When Turkish President Recep Tayyip Erdogan’s Justice and Development Party (AKP) first gained power in the parliamentary election of 2002, commentators foresaw a Turkey that would, while stressing some Islamist principles, remain a secular nation that would not interfere in the affairs of its closest neighbors and distant countries.
It was not long before the secularist Republican People’s Party (CHP) that championed the non-Islamist guidance of Turkey’s founder, Kemal Ataturk, were able to point to the pan-Islamist and pan-Turkic policies of then-Prime Minister Erdogan’s government and say to those who originally bought into the AKP propaganda, «We told you so!»
There is a reason why Erdogan built for himself a palatial presidential palace in Ankara that evokes memories of the Seljuk Empire. Erdogan, who castigated the Ataturk hero-worship policies of the opposition CHP, has created his own cult of personality, one that advances a political philosophy that combines Islamist beliefs and Ottoman hegemony with Turanism.
When the AKP first came to power in Turkey, its government stated that Turkey would establish close relations with all nations, near and far. What it did not say was that this new international policy was aimed at forging close relations with the Wahhabist regimes of Saudi Arabia and the Gulf to depose secularist Arab socialist-based governments in Syria, Libya, Egypt, and Tunisia. Soon, Turkish arms were flowing to Islamist rebel groups composed of both pro-Saudi Salafists and pro-Qatari Muslim Brotherhood members in Syria and Libya. Both nations experienced «Arab Spring» revolutions egged on by George Soros’s social media operatives under the umbrella of the Open Society Institute and the National Endowment for Democracy (NED).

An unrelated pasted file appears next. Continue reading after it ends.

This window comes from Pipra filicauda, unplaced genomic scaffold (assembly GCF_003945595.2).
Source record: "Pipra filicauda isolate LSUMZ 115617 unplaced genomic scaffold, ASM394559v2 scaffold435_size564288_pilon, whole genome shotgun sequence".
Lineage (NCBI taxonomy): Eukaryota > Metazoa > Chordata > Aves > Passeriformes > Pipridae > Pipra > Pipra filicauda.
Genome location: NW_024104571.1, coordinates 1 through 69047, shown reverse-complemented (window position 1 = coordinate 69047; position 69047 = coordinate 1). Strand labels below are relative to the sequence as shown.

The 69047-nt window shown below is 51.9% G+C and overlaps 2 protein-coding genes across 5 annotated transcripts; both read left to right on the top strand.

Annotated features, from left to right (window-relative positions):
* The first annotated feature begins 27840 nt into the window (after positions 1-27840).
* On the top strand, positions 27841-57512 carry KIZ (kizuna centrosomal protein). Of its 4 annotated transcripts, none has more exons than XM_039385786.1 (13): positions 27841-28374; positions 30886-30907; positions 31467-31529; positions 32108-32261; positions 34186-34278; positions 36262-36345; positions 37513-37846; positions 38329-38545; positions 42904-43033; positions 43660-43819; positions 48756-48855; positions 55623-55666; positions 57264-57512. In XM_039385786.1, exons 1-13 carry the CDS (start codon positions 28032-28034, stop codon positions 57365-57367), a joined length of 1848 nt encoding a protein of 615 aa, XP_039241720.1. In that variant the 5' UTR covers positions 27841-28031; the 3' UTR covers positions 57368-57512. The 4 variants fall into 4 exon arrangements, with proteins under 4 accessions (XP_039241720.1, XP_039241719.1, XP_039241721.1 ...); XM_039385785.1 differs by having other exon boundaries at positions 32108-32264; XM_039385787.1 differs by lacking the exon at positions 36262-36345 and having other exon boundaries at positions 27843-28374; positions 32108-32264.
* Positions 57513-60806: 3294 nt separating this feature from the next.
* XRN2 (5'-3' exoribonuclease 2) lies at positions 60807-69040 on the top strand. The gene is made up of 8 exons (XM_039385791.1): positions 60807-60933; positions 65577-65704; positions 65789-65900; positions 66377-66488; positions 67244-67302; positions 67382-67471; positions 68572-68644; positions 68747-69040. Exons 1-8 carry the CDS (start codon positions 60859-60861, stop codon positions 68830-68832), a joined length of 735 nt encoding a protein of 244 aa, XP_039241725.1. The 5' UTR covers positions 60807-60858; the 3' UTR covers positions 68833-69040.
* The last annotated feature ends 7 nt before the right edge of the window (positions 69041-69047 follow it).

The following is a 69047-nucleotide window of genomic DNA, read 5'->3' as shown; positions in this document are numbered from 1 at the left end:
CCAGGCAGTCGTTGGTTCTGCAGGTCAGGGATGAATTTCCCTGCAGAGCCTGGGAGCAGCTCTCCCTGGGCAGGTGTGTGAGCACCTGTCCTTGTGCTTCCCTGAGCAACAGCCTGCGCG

Erdogan’s envoys were also working closely with the Ennahda Movement in Tunisia and the Freedom and Justice Party of Egypt, both of which took their inspiration from the AKP and the Muslim Brotherhood. After taking power in Tunisia and Egypt, Turkey’s political offspring in Tunisia and Egypt, Presidents Moncef Marzouki and Mohamed Morsi, respectively, announced their support for the Islamist rebels in the Libyan and Syrian civil wars. Behind the scenes was Erdogan who President Barack Obama praised as a Muslim leader with whom the United States relied on for its «outreach» to the Muslim world.
However, Erdogan’s new international «outreach» is not limited to his Arab south. Advancing the pan-Turanian concept, which includes pan-Turkic notions in addition to the idea that the Uralo-Altaic peoples constitute a distinct «Turanid» race, Erdogan has set course to include peoples stretching from Bosnia-Herzegovina (Bosna Hersek) in the Balkans to Japan in the Far East in a Turanian «commonwealth» of nations. Not only has Erdogan sat idly by while hundreds of thousands of Syrian, Iraqi, and Afghan migrants transited through Turkey to overwhelm Europe in a virtual Muslim invasion not seen since the Ottoman siege of Vienna of 1529 but his intelligence service, the «Millî İstihbarat Teşkilatı», or MIT, as facilitated the recruitment into the ranks of the Islamic State of Iraq and the Levant (ISIL), the Nusra Front, Al Qaeda, and the Khorasan Group of Muslim mercenaries from the claimed pan-Turanian lands of Chechnya (called Chechenistan by the Turks), Uzbekistan, Tajikistan, western China («East Turkestan»), and Afghanistan.